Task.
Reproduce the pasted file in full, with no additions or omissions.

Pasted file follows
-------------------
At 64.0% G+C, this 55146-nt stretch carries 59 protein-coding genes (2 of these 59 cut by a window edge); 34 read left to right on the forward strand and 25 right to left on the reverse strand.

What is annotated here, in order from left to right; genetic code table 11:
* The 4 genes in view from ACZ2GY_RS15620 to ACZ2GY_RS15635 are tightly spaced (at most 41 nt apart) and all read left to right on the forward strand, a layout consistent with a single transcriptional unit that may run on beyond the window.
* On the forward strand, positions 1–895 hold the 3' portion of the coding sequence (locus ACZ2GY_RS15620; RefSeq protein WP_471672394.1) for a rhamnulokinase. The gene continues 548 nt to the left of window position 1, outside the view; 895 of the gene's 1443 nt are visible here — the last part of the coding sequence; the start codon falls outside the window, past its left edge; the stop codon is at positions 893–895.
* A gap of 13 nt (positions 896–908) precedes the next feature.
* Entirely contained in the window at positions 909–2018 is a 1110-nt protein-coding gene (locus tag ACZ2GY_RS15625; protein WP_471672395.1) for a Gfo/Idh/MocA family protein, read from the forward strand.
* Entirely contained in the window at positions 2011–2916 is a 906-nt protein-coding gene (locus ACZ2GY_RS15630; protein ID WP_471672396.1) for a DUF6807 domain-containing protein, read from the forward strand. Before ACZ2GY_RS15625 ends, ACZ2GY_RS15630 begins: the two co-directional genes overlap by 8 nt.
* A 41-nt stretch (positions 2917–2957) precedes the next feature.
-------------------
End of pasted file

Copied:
At 64.0% G+C, this 55146-nt stretch carries 59 protein-coding genes (2 of these 59 cut by a window edge); 34 read left to right on the forward strand and 25 right to left on the reverse strand.

What is annotated here, in order from left to right; genetic code table 11:
* The 4 genes in view from ACZ2GY_RS15620 to ACZ2GY_RS15635 are tightly spaced (at most 41 nt apart) and all read left to right on the forward strand, a layout consistent with a single transcriptional unit that may run on beyond the window.
* On the forward strand, positions 1–895 hold the 3' portion of the coding sequence (locus ACZ2GY_RS15620; RefSeq protein WP_471672394.1) for a rhamnulokinase. The gene continues 548 nt to the left of window position 1, outside the view; 895 of the gene's 1443 nt are visible here — the last part of the coding sequence; the start codon falls outside the window, past its left edge; the stop codon is at positions 893–895.
* A gap of 13 nt (positions 896–908) precedes the next feature.
* Entirely contained in the window at positions 909–2018 is a 1110-nt protein-coding gene (locus tag ACZ2GY_RS15625; protein WP_471672395.1) for a Gfo/Idh/MocA family protein, read from the forward strand.
* Entirely contained in the window at positions 2011–2916 is a 906-nt protein-coding gene (locus ACZ2GY_RS15630; protein ID WP_471672396.1) for a DUF6807 domain-containing protein, read from the forward strand. Before ACZ2GY_RS15625 ends, ACZ2GY_RS15630 begins: the two co-directional genes overlap by 8 nt.
* A 41-nt stretch (positions 2917–2957) precedes the next feature.